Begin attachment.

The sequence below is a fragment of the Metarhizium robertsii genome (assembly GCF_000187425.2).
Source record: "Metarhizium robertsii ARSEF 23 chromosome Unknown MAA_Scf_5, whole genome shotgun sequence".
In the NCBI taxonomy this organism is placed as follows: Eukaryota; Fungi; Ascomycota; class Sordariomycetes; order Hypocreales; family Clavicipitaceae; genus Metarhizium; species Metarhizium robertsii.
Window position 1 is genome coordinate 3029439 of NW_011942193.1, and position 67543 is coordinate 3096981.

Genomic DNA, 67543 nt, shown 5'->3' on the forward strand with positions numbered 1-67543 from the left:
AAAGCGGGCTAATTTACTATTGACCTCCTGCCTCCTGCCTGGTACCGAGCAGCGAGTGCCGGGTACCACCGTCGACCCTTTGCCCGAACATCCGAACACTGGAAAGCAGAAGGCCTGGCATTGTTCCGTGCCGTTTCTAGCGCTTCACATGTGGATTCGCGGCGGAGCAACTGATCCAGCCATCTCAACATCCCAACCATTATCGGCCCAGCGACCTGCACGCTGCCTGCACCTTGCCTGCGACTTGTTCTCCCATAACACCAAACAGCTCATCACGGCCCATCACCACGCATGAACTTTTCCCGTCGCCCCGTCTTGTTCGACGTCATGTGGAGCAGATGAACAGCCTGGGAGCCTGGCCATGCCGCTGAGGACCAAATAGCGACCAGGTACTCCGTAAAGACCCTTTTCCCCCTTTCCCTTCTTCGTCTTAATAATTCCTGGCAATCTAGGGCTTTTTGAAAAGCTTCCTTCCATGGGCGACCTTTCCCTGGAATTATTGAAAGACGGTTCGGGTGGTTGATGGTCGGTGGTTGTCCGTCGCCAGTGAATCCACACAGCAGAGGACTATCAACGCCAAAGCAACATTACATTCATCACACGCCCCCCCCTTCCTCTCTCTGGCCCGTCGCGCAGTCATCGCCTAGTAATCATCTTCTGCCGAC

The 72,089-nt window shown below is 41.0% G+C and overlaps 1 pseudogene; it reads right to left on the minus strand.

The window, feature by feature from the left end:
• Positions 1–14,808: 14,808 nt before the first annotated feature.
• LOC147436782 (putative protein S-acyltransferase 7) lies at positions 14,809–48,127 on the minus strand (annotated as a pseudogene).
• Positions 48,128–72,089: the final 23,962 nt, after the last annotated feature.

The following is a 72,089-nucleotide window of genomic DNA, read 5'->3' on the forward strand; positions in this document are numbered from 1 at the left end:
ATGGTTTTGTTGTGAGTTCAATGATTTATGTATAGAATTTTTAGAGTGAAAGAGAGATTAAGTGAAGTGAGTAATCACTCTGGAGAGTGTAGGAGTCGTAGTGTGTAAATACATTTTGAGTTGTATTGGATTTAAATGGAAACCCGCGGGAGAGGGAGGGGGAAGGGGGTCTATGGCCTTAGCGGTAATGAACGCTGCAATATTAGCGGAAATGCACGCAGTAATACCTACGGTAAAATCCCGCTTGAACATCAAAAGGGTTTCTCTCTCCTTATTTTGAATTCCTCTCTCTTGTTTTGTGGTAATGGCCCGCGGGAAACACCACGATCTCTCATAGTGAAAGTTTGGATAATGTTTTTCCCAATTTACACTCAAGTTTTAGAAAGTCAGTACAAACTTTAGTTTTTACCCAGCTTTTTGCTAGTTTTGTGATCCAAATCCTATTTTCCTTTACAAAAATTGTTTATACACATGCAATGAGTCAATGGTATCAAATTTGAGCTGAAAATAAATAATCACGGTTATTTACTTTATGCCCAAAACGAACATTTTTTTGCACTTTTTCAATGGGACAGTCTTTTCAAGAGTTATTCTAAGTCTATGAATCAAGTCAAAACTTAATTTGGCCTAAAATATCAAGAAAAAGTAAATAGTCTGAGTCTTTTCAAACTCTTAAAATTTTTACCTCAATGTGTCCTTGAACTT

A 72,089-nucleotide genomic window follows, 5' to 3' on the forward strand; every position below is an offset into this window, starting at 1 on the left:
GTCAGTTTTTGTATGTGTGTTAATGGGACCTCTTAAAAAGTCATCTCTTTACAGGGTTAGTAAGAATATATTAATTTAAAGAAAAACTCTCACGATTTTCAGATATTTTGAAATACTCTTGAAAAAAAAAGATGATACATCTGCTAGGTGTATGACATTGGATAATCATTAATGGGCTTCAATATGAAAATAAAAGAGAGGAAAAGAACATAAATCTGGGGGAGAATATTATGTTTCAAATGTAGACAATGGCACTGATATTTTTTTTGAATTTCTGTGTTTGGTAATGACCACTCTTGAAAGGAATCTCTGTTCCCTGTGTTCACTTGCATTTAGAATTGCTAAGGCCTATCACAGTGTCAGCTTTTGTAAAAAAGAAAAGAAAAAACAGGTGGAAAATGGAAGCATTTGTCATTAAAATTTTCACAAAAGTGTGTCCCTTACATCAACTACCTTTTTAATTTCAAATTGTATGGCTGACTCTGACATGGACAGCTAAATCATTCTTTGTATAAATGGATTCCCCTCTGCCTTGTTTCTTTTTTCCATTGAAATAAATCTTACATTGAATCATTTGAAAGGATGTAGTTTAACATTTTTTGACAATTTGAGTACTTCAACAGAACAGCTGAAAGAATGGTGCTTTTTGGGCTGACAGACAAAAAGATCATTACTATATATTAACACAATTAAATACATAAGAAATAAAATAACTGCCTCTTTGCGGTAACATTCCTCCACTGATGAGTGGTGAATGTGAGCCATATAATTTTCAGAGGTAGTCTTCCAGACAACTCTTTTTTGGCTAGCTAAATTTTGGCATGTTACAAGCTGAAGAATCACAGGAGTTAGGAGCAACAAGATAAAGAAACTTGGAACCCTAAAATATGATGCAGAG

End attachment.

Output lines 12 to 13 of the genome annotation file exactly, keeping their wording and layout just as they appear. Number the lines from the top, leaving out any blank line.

The following is a 72,089-nucleotide window of genomic DNA, read 5'->3' on the forward strand; positions in this document are numbered from 1 at the left end:
ATGGTTTTGTTGTGAGTTCAATGATTTATGTATAGAATTTTTAGAGTGAAAGAGAGATTAAGTGAAGTGAGTAATCACTCTGGAGAGTGTAGGAGTCGTAGTGTGTAAATACATTTTGAGTTGTATTGGATTTAAATGGAAACCCGCGGGAGAGGGAGGGGGAAGGGGGTCTATGGCCTTAGCGGTAATGAACGCTGCAATATTAGCGGAAATGCACGCAGTAATACCTACGGTAAAATCCCGCTTGAACATCAAAAGGGTTTCTCTCTCCTTATTTTGAATTCCTCTCTCTTGTTTTGTGGTAATGGCCCGCGGGAAACACCACGATCTCTCATAGTGAAAGTTTGGATAATGTTTTTCCCAATTTACACTCAAGTTTTAGAAAGTCAGTACAAACTTTAGTTTTTACCCAGCTTTTTGCTAGTTTTGTGATCCAAATCCTATTTTCCTTTACAAAAATTGTTTATACACATGCAATGAGTCAATGGTATCAAATTTGAGCTGAAAATAAATAATCACGGTTATTTACTTTATGCCCAAAACGAACATTTTTTTGCACTTTTTCAATGGGACAGTCTTTTCAAGAGTTATTCTAAGTCTATGAATCAAGTCAAAACTTAATTTGGCCTAAAATATCAAGAAAAAGTAAATAGTCTGAGTCTTTTCAAACTCTTAAAATTTTTACCTCAATGTGTCCTTGAACTT